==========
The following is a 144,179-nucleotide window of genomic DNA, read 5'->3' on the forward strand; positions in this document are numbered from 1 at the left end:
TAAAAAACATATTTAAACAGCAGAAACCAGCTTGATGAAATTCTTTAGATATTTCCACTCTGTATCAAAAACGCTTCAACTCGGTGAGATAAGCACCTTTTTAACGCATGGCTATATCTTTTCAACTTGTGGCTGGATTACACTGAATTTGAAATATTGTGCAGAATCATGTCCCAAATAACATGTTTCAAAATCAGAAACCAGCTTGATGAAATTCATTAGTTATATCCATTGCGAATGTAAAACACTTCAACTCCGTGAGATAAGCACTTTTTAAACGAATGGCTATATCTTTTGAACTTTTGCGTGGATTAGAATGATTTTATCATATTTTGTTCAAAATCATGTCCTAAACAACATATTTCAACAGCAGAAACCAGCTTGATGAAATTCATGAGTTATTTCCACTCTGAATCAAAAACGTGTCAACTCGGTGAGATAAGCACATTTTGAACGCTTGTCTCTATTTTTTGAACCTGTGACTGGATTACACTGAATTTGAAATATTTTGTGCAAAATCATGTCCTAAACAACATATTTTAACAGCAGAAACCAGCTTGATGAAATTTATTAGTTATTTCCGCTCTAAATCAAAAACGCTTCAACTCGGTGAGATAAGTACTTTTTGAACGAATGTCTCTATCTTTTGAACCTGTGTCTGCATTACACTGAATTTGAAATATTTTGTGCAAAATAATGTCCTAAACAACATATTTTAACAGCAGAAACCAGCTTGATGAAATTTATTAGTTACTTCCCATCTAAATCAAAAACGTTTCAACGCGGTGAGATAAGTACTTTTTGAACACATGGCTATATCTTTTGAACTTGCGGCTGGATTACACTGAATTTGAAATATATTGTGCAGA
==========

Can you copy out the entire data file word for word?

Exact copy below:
The following is a 144,179-nucleotide window of genomic DNA, read 5'->3' on the forward strand; positions in this document are numbered from 1 at the left end:
TAAAAAACATATTTAAACAGCAGAAACCAGCTTGATGAAATTCTTTAGATATTTCCACTCTGTATCAAAAACGCTTCAACTCGGTGAGATAAGCACCTTTTTAACGCATGGCTATATCTTTTCAACTTGTGGCTGGATTACACTGAATTTGAAATATTGTGCAGAATCATGTCCCAAATAACATGTTTCAAAATCAGAAACCAGCTTGATGAAATTCATTAGTTATATCCATTGCGAATGTAAAACACTTCAACTCCGTGAGATAAGCACTTTTTAAACGAATGGCTATATCTTTTGAACTTTTGCGTGGATTAGAATGATTTTATCATATTTTGTTCAAAATCATGTCCTAAACAACATATTTCAACAGCAGAAACCAGCTTGATGAAATTCATGAGTTATTTCCACTCTGAATCAAAAACGTGTCAACTCGGTGAGATAAGCACATTTTGAACGCTTGTCTCTATTTTTTGAACCTGTGACTGGATTACACTGAATTTGAAATATTTTGTGCAAAATCATGTCCTAAACAACATATTTTAACAGCAGAAACCAGCTTGATGAAATTTATTAGTTATTTCCGCTCTAAATCAAAAACGCTTCAACTCGGTGAGATAAGTACTTTTTGAACGAATGTCTCTATCTTTTGAACCTGTGTCTGCATTACACTGAATTTGAAATATTTTGTGCAAAATAATGTCCTAAACAACATATTTTAACAGCAGAAACCAGCTTGATGAAATTTATTAGTTACTTCCCATCTAAATCAAAAACGTTTCAACGCGGTGAGATAAGTACTTTTTGAACACATGGCTATATCTTTTGAACTTGCGGCTGGATTACACTGAATTTGAAATATATTGTGCAGA